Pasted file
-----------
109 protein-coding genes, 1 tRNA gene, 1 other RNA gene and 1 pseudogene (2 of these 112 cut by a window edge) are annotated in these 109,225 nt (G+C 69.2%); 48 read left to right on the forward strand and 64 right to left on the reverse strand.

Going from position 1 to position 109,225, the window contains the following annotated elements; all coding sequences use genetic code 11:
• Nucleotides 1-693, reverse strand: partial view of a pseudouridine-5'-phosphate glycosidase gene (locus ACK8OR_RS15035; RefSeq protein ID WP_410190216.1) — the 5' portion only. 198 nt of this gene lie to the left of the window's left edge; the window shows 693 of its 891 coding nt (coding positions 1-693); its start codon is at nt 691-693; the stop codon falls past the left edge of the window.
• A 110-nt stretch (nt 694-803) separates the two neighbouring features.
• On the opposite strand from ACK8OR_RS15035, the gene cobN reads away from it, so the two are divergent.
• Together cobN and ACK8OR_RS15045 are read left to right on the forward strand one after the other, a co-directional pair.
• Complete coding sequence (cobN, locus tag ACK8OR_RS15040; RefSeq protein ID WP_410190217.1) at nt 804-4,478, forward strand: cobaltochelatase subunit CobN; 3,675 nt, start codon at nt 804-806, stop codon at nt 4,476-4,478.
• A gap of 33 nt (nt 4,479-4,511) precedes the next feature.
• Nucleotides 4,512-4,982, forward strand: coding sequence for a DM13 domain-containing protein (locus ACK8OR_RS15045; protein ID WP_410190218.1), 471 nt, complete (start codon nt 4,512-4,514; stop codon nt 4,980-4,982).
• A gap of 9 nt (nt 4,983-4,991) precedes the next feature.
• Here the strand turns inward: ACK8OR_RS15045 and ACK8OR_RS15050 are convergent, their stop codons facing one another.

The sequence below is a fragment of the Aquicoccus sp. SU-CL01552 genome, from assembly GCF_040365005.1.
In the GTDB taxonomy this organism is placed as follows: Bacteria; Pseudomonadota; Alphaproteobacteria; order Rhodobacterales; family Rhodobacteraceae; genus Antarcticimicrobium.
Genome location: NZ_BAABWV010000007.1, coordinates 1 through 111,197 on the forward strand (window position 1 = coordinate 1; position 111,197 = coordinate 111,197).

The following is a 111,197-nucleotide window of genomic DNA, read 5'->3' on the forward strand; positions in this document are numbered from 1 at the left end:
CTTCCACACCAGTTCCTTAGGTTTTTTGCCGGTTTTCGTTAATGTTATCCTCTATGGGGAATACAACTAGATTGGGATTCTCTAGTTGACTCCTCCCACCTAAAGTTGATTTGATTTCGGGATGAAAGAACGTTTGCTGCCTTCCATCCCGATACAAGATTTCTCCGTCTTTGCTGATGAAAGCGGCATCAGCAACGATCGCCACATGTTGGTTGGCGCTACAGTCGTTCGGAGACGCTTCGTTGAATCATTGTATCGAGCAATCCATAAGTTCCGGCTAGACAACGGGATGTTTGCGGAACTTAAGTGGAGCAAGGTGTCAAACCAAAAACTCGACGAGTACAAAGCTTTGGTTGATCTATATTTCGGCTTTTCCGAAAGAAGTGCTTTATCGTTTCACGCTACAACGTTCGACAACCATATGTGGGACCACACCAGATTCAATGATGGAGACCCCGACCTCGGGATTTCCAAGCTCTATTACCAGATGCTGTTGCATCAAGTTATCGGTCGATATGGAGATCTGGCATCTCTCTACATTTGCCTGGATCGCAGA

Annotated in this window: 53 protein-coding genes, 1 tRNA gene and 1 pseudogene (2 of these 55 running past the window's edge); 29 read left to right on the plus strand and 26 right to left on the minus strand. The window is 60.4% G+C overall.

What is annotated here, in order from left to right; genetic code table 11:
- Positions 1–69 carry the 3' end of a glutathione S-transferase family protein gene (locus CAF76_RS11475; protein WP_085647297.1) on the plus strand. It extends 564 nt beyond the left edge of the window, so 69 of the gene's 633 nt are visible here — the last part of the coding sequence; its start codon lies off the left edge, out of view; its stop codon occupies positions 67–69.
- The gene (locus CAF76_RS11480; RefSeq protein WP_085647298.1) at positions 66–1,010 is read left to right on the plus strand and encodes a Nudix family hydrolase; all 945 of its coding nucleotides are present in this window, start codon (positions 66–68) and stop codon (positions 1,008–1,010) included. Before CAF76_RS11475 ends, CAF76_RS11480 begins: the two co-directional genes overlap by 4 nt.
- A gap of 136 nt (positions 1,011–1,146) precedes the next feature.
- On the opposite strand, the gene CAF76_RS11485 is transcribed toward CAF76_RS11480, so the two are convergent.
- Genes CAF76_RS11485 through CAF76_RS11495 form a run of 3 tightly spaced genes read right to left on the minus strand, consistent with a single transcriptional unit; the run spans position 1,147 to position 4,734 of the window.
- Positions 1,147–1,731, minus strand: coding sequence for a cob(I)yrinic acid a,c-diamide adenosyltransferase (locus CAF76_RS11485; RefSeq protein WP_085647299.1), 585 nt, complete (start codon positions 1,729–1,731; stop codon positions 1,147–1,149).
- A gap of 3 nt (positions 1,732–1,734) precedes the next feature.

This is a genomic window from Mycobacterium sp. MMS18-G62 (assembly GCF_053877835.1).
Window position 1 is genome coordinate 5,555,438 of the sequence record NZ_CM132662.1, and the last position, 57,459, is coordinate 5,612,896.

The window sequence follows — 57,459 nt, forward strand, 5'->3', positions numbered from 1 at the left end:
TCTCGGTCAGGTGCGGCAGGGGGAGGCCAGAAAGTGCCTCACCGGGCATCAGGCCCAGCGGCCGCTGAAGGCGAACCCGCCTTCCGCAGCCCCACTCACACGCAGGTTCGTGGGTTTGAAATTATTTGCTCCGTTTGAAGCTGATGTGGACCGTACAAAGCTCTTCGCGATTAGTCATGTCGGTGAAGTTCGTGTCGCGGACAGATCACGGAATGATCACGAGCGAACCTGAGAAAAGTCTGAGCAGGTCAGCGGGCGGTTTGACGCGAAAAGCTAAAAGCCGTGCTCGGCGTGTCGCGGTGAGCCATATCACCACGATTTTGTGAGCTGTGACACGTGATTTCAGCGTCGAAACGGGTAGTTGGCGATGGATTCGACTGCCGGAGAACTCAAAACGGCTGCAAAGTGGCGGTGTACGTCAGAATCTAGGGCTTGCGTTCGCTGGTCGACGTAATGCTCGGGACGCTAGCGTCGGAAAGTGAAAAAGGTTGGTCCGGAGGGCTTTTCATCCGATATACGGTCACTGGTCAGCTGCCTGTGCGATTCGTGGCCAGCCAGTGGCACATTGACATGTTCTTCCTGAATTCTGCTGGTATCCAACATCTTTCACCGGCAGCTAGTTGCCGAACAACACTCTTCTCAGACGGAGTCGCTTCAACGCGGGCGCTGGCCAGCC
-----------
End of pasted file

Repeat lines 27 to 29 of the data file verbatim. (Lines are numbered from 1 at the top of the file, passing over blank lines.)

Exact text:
Window position 1 is genome coordinate 5,555,438 of the sequence record NZ_CM132662.1, and the last position, 57,459, is coordinate 5,612,896.

The window sequence follows — 57,459 nt, forward strand, 5'->3', positions numbered from 1 at the left end:
TCTCGGTCAGGTGCGGCAGGGGGAGGCCAGAAAGTGCCTCACCGGGCATCAGGCCCAGCGGCCGCTGAAGGCGAACCCGCCTTCCGCAGCCCCACTCACACGCAGGTTCGTGGGTTTGAAATTATTTGCTCCGTTTGAAGCTGATGTGGACCGTACAAAGCTCTTCGCGATTAGTCATGTCGGTGAAGTTCGTGTCGCGGACAGATCACGGAATGATCACGAGCGAACCTGAGAAAAGTCTGAGCAGGTCAGCGGGCGGTTTGACGCGAAAAGCTAAAAGCCGTGCTCGGCGTGTCGCGGTGAGCCATATCACCACGATTTTGTGAGCTGTGACACGTGATTTCAGCGTCGAAACGGGTAGTTGGCGATGGATTCGACTGCCGGAGAACTCAAAACGGCTGCAAAGTGGCGGTGTACGTCAGAATCTAGGGCTTGCGTTCGCTGGTCGACGTAATGCTCGGGACGCTAGCGTCGGAAAGTGAAAAAGGTTGGTCCGGAGGGCTTTTCATCCGATATACGGTCACTGGTCAGCTGCCTGTGCGATTCGTGGCCAGCCAGTGGCACATTGACATGTTCTTCCTGAATTCTGCTGGTATCCAACATCTTTCACCGGCAGCTAGTTGCCGAACAACACTCTTCTCAGACGGAGTCGCTTCAACGCGGGCGCTGGCCAGCC